Heat Wave – By Penny Feeny
It’s 80 degrees in the shade again and the air is so thick with humidity I feel as if I’m walking underwater. Cities aren’t equipped for heat waves. A hard light bounces from the tilted windows of office buildings, a black haze of petrol fumes rises from the traffic. Grass withers to straw in the park. The council’s been enterprising though; they’ve imported a quantity of sand to heap beside the paddling pool. Every morning it’s swarming with small children filling their buckets, letting the soft grains spill between their fingers until they become too hot to handle.
I wouldn’t normally know this. I wouldn’t normally choose to spend my days in a public space. My flat isn’t air-conditioned but I could keep the blinds drawn and stay in my north-facing living room. Savour my privacy. I still haven’t got used to being made redundant. I suppose it should be a novelty: time for all those books I haven’t read, all the re-decorating I’ve planned. Except that I can’t face being trapped indoors with the false promises of vinyl silk emulsion while real life goes on outside without me.
So I’m looking after Thomas instead. I’m spending my days by the toddlers’ sandpit, listening to shrieks and wails, with a child who isn’t even my own. A child who in fact belongs to my former husband and his new partner. Because that’s all I am now: an ex-wife. As I ponder my position daily, while extracting chilled cartons of Ribena from the cool box or pacifying Thomas when he loses his spade, I reflect that at least there is one other person more adrift than I am.
Since the heat wave started, since I’ve been coming here with Thomas because his nanny’s on holiday and he has no garden to play in, she’s been on the bench opposite. She’s wearing several layers of black, the traditional muslim hijab over her head, a long black skirt reaching down to her shoes and a black shawl folded across her shoulders. 80 degrees in the shade and she’s sitting in full glare and she doesn’t even look hot. Not a drop of moisture mars her smooth black face. Every day she’s there, passive, unflinching and quite alone. I never see her eat. I never see her speak to anyone. She keeps her eyes cast down.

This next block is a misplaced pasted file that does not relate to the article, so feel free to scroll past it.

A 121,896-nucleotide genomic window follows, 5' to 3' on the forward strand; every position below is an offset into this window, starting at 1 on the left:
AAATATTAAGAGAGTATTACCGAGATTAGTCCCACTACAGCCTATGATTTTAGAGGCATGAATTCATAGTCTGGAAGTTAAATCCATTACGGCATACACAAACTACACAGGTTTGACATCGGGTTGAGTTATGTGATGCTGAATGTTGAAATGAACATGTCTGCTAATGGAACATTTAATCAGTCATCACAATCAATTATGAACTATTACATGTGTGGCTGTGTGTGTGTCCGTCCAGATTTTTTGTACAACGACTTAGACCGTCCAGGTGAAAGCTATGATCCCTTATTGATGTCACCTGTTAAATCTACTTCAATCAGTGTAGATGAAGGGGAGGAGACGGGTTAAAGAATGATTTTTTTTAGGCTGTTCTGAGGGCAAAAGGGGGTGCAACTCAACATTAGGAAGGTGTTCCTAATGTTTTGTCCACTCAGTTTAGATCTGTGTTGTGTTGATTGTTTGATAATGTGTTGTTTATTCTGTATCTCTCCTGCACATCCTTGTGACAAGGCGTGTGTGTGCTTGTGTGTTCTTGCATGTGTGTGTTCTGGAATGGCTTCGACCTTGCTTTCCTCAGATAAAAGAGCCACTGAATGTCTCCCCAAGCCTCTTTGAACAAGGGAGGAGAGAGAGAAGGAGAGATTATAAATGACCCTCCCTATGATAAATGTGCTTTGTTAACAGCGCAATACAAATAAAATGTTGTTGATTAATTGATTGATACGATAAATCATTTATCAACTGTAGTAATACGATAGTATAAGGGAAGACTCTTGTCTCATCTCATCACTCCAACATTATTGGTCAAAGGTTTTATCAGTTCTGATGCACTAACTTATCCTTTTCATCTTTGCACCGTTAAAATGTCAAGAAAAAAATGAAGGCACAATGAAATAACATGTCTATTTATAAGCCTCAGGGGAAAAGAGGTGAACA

This is not my normal habitat, this artificial apology for a seaside. I’m used to the drone of office life, stealthy email messages and the quick fix of an important, unexpected phone call. I’m used to a high disposable income and surging through a string of bars and boutiques to dispose of it. Failure is punishing and now I must punish myself even more. I must sit in this turgid pit of boredom, with a child who might have been mine – but isn’t. And when I look into his solemn two-year-old eyes, a tawny hazel flecked with green, inherited from his father, do I miss it? The marriage we once had? The family we didn’t? I’m not sure. To be honest, I’m mostly thinking: have I put enough suncream on him? Has he dropped his apple in the sand again? Will I have to change his nappy? That’s what kids do to you.
Several of the girls around me are foreign au-pairs. They’re soaking up the heat, slipping spaghetti straps off their beautiful bronze shoulders to achieve an even toasting, even though, most of the time, the sun is nowhere to be seen. It’s skulking behind a bank of dirty white cloud, teasing silent ripples of sweat from temple to toe. The other women are local mothers, pasty and overweight, fussing over their children, dissecting their neighbours’ reputations. After noon, when the heat is at its least bearable, they begin to pack up their possessions – rather reluctantly, as if loathe to leave the spot they’ve colonised. They’ll go home for lunch and maybe come back later, after a nap, if they can be bothered re-assembling all their equipment.